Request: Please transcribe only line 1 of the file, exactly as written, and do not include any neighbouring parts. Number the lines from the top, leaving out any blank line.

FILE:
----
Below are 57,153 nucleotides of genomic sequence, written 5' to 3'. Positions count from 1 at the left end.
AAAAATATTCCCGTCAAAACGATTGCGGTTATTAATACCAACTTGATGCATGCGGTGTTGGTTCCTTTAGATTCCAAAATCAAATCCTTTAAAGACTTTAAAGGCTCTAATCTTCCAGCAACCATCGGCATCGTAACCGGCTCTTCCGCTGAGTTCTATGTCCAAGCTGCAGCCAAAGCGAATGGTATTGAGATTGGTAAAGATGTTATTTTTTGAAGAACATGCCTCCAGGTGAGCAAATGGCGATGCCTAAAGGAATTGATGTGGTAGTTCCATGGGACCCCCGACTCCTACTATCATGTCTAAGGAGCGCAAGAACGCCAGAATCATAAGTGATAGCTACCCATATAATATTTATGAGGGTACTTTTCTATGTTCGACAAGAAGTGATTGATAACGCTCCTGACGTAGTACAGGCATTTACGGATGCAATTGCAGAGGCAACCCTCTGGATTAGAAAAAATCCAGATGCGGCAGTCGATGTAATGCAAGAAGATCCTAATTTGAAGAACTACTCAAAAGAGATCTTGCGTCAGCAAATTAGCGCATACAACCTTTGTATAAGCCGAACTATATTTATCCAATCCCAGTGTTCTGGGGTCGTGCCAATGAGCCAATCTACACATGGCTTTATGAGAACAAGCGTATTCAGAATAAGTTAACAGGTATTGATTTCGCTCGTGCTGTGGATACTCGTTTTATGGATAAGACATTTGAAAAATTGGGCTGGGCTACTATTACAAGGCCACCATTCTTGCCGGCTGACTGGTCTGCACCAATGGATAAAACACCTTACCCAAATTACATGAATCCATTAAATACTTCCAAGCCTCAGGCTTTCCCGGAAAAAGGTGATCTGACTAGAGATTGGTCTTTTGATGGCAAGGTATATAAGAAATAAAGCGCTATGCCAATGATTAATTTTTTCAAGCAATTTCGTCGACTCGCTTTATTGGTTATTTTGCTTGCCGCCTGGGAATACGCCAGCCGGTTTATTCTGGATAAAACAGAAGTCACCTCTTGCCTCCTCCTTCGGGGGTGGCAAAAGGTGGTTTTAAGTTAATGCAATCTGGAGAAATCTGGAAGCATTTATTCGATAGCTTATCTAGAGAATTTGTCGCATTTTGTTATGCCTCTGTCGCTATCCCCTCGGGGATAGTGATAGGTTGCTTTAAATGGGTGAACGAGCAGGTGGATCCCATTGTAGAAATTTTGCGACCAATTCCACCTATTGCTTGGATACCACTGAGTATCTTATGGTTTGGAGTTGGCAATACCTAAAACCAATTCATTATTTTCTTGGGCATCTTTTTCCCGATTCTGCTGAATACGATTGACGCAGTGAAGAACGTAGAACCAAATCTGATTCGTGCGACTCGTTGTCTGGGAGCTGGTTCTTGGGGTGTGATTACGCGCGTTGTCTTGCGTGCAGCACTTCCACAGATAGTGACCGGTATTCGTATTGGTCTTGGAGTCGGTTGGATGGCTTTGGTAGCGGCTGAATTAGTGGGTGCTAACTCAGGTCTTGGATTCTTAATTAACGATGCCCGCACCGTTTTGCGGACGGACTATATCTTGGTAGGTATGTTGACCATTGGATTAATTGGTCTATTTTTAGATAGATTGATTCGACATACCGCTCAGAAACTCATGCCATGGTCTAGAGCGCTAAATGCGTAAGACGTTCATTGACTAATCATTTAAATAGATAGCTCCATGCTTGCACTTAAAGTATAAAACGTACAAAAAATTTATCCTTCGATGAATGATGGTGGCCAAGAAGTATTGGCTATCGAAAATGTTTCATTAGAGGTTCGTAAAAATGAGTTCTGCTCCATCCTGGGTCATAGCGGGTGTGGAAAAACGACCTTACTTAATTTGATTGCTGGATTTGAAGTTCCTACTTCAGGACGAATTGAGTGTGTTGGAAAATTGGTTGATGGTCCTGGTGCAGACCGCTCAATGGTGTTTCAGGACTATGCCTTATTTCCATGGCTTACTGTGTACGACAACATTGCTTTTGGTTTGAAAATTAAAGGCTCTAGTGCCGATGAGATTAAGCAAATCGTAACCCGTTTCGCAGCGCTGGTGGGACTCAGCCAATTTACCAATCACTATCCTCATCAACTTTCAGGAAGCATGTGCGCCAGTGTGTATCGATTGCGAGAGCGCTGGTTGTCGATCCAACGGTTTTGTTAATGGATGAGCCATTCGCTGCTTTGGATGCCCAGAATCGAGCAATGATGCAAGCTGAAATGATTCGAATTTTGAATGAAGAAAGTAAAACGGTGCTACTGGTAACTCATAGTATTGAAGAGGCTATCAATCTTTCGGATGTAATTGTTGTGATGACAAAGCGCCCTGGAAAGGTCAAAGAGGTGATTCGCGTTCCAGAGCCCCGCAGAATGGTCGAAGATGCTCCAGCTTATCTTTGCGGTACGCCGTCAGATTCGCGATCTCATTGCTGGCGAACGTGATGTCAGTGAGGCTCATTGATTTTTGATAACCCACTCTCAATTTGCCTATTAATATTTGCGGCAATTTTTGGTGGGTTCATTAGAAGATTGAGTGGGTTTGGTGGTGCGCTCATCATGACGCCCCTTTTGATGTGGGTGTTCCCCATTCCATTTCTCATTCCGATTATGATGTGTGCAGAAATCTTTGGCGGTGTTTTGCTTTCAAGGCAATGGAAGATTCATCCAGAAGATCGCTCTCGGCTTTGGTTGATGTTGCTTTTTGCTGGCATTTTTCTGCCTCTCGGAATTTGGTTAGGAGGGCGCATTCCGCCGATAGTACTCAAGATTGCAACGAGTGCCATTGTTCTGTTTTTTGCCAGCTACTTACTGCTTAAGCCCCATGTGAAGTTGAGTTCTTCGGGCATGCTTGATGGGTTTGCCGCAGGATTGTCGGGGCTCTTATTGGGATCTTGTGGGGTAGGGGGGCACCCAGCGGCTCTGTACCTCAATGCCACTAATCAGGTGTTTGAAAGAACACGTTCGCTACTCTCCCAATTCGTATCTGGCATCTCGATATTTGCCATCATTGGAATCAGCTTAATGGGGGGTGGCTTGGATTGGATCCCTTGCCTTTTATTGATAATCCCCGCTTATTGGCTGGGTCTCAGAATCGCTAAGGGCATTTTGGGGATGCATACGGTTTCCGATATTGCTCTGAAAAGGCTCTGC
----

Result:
Below are 57,153 nucleotides of genomic sequence, written 5' to 3'. Positions count from 1 at the left end.